I am trying to think spring! When I arrived in Nebraska on Friday the 28th of January it was 40 degrees. Just heavenly, for someone who spends half of their life stuck living in the coldest zone in the entire continental United States! How quickly it can change and when we left Nebraska it was 10 degrees with wind chills in the negative -20’s on Sunday. I didn’t think it could get that cold there! Loading up the trailer to come home from Pheasant Fest was just short of someone shoving tooth picks under my fingernails. Then again, it was so cold I would not of even noticed because my fingers were frozen.
The warm weather is not cooperating but I am thinking spring anyway. The first thing that comes to mind is baby chicks. I usually have them ordered by now and they will be shipped by the end of this month or the first part of March. This year I am going to take a break from chicks and let the coop double as a chipmunk farm. Last year we had chipmunks in the green house, coop and the garage. They are destructive little buggers and dig holes under the floors and multiply like rabbits.
I have a rule for my boys (who love to hunt and fish). OK, that’s not true, I have lots of rules. But, this one is a very specific rule. It’s a very simple rule: If you kill it, you eat it. I hate to see waste of any kind and if this animal is going to give up its life for you- you better eat it. I came up with this rule to prevent my boys from finding a way to hunt or fish every legal living creature within a 10 mile radius of our home. Our youngest, who loves to fish, will be out there filling his big old plastic bucket with sunnies and crappies fishing off the dock. When the bucket is full, back into the lake they go. If there is a casualty (from too much handling), he will eat fish for lunch, breakfast and dinner. That is fish. Now, I wish the boys could do the same with some of the wild game they shoot but, that is not how it works. Thank goodness there are seasonal hunting laws and we get a variety wild game to eat at a consumable pace. But what about chipmunks?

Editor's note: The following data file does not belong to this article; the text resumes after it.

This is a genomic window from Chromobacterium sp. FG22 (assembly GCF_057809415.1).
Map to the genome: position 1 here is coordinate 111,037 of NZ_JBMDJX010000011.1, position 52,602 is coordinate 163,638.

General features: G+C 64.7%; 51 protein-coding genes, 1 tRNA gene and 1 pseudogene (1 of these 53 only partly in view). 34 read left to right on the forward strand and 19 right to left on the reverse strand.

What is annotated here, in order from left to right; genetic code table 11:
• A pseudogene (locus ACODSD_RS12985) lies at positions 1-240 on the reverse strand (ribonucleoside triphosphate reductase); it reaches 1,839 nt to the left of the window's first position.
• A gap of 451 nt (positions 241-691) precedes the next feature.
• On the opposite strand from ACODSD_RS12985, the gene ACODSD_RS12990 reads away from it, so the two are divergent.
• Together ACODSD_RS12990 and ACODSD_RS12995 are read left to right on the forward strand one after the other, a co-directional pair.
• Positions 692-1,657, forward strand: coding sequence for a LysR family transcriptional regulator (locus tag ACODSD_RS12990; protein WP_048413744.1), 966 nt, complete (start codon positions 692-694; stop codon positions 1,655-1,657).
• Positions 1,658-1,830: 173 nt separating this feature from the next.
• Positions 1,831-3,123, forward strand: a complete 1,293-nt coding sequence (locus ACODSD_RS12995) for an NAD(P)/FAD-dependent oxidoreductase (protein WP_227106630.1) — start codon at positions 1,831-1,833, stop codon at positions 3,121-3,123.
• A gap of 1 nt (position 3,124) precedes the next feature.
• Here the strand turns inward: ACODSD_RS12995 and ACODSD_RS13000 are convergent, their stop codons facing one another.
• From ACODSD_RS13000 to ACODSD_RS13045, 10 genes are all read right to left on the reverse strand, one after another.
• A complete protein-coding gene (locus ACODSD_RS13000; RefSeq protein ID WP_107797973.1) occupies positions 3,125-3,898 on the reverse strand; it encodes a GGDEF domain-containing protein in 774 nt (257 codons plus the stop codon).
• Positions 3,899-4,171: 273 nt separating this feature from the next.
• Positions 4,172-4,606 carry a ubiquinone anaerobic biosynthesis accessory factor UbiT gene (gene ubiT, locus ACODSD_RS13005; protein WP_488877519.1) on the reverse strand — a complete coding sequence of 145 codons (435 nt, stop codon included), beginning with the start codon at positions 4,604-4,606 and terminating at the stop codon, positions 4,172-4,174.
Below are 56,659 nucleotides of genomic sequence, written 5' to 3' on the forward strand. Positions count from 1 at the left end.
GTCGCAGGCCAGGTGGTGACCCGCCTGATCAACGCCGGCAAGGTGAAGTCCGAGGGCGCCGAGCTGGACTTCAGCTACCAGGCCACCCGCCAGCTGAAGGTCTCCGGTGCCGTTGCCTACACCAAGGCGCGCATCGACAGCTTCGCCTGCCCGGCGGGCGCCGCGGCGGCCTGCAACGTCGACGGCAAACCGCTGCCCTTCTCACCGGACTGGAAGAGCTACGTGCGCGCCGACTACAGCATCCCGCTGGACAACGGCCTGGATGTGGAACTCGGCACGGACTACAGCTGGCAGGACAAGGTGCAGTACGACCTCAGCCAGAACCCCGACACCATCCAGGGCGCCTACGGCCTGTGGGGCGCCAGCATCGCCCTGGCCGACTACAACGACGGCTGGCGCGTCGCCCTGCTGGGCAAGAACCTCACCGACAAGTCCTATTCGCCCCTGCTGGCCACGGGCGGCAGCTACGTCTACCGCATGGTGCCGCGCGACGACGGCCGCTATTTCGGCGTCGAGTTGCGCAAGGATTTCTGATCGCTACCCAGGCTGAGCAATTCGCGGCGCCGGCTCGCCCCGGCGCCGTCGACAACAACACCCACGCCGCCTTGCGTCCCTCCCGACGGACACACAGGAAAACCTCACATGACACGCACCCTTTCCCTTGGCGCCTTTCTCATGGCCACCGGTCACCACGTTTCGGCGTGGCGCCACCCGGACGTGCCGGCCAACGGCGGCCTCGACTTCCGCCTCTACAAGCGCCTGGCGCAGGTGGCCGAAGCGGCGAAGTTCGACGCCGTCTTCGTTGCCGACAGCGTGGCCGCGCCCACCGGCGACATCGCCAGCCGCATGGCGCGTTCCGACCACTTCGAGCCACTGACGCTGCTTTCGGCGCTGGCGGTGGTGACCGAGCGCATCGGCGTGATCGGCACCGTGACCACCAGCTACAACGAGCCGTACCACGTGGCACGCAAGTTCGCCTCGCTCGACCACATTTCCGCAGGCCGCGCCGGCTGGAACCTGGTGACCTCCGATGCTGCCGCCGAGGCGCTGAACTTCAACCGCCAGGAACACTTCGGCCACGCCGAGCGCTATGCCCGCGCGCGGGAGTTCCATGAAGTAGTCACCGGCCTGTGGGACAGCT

In Elinore Pruitt Stewart’s book of letters she sent to a friend back in 1909. She ate things such as squirrels and rabbits, (so how bad could chipmunk taste?) as she traveled the Colorado landscape. She would shoot two rabbits in the morning, skin them, then she roasted one over an open camp fire with the other one, she greased it up, stuffed it in an old coffee can and would save it for lunch later that day. Yum? Not! But, if I had to, I would! So, when my son asked me what does chipmunk taste like? I was panic-stricken remembering my rule. First of all, how do you skin it…it’s so cute! Then, your left with this tiny carcass the size of a hamster with about an ounce of meat. I lifted my rule and let him reduce our chipmunk population and he buried them deep in the woods where the dogs can’t find them. He did skin one of them for practice and if we ever would find a need to eat these tiny, cute creatures that are the main feature in some of Walt Disney’s cartoons, we will know just what to do. But for now, I have no idea what chipmunk tastes like and if I ever do, trust me, I will let you all know.
- Mika Blissfully Terrorizes a Furry Critter (dougsharp.wordpress.com)